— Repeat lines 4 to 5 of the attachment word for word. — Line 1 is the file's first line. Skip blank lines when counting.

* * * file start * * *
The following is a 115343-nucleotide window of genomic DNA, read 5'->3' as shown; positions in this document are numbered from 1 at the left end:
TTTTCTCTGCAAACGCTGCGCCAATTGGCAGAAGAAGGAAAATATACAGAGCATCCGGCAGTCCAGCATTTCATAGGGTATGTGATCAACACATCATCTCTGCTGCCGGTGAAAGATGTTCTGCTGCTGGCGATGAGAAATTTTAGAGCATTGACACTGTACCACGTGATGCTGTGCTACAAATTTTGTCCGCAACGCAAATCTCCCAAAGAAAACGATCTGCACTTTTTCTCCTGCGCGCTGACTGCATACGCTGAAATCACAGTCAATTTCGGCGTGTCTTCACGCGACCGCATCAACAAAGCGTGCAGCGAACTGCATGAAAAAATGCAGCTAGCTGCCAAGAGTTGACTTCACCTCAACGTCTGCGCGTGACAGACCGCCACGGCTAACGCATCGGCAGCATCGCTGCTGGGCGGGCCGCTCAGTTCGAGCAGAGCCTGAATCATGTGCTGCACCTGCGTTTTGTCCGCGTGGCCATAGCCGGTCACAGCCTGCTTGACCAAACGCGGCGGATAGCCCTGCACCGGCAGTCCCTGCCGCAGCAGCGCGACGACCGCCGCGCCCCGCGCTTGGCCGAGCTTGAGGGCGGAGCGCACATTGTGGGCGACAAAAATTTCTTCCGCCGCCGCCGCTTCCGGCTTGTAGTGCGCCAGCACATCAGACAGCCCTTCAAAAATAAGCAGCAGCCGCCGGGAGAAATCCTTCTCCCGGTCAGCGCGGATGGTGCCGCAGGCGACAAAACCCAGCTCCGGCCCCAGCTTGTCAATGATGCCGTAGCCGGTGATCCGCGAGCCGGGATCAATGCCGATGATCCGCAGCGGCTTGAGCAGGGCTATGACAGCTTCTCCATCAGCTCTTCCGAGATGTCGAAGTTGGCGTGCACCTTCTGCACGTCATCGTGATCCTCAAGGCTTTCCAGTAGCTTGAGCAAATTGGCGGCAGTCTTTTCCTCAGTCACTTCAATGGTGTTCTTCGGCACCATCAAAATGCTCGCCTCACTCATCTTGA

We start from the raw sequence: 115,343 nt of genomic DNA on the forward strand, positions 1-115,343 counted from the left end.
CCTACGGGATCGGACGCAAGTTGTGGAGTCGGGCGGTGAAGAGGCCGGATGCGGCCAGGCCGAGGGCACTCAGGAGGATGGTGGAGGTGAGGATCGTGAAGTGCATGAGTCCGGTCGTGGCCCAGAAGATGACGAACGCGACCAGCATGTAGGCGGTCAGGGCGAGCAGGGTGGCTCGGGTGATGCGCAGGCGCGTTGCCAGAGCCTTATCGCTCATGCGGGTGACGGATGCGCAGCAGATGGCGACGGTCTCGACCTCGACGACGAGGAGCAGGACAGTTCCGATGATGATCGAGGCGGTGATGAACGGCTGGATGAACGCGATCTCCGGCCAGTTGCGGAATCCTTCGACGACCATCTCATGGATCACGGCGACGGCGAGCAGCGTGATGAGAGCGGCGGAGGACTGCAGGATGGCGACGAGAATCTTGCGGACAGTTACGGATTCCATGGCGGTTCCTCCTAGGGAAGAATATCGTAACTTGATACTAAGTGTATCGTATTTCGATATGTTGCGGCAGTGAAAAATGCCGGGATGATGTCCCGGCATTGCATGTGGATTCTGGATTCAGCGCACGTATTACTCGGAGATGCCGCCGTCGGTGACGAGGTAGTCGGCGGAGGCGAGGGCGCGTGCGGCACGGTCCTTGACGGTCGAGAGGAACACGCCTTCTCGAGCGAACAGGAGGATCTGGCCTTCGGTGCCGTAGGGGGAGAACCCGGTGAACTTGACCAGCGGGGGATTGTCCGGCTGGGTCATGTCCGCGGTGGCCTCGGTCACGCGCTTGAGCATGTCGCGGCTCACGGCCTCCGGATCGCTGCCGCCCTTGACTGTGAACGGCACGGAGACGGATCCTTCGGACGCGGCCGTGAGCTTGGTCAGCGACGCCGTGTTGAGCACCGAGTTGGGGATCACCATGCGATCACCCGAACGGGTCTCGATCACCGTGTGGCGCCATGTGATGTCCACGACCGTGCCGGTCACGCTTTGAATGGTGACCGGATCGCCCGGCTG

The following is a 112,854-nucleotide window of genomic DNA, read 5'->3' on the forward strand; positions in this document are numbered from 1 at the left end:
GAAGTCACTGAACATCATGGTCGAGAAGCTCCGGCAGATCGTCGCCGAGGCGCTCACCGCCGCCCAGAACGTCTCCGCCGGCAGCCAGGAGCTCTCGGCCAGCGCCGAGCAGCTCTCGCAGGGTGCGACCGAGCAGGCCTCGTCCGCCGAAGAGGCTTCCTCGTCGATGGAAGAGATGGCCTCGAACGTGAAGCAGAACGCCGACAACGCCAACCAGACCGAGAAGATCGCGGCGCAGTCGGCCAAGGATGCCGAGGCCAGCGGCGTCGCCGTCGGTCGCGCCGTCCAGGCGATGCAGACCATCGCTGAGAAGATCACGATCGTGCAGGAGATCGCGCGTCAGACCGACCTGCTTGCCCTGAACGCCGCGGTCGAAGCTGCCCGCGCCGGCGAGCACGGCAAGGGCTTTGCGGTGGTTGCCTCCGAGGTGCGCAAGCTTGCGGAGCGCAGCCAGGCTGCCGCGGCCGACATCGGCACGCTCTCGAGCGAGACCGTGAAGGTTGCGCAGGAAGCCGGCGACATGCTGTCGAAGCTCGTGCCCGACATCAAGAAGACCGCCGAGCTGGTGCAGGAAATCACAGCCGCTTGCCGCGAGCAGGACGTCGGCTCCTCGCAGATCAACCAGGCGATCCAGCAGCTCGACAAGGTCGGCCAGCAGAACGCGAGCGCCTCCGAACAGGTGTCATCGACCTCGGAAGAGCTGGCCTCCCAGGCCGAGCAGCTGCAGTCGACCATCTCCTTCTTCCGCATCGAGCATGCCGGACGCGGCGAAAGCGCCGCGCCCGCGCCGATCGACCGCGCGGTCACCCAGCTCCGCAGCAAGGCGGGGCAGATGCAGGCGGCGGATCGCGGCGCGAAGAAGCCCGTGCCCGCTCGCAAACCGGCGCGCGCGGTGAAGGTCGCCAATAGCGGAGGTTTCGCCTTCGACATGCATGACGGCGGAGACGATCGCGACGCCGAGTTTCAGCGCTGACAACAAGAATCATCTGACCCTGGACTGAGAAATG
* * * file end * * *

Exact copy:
CCTACGGGATCGGACGCAAGTTGTGGAGTCGGGCGGTGAAGAGGCCGGATGCGGCCAGGCCGAGGGCACTCAGGAGGATGGTGGAGGTGAGGATCGTGAAGTGCATGAGTCCGGTCGTGGCCCAGAAGATGACGAACGCGACCAGCATGTAGGCGGTCAGGGCGAGCAGGGTGGCTCGGGTGATGCGCAGGCGCGTTGCCAGAGCCTTATCGCTCATGCGGGTGACGGATGCGCAGCAGATGGCGACGGTCTCGACCTCGACGACGAGGAGCAGGACAGTTCCGATGATGATCGAGGCGGTGATGAACGGCTGGATGAACGCGATCTCCGGCCAGTTGCGGAATCCTTCGACGACCATCTCATGGATCACGGCGACGGCGAGCAGCGTGATGAGAGCGGCGGAGGACTGCAGGATGGCGACGAGAATCTTGCGGACAGTTACGGATTCCATGGCGGTTCCTCCTAGGGAAGAATATCGTAACTTGATACTAAGTGTATCGTATTTCGATATGTTGCGGCAGTGAAAAATGCCGGGATGATGTCCCGGCATTGCATGTGGATTCTGGATTCAGCGCACGTATTACTCGGAGATGCCGCCGTCGGTGACGAGGTAGTCGGCGGAGGCGAGGGCGCGTGCGGCACGGTCCTTGACGGTCGAGAGGAACACGCCTTCTCGAGCGAACAGGAGGATCTGGCCTTCGGTGCCGTAGGGGGAGAACCCGGTGAACTTGACCAGCGGGGGATTGTCCGGCTGGGTCATGTCCGCGGTGGCCTCGGTCACGCGCTTGAGCATGTCGCGGCTCACGGCCTCCGGATCGCTGCCGCCCTTGACTGTGAACGGCACGGAGACGGATCCTTCGGACGCGGCCGTGAGCTTGGTCAGCGACGCCGTGTTGAGCACCGAGTTGGGGATCACCATGCGATCACCCGAACGGGTCTCGATCACCGTGTGGCGCCATGTGATGTCCACGACCGTGCCGGTCACGCTTTGAATGGTGACCGGATCGCCCGGCTG

The following is a 112,854-nucleotide window of genomic DNA, read 5'->3' on the forward strand; positions in this document are numbered from 1 at the left end: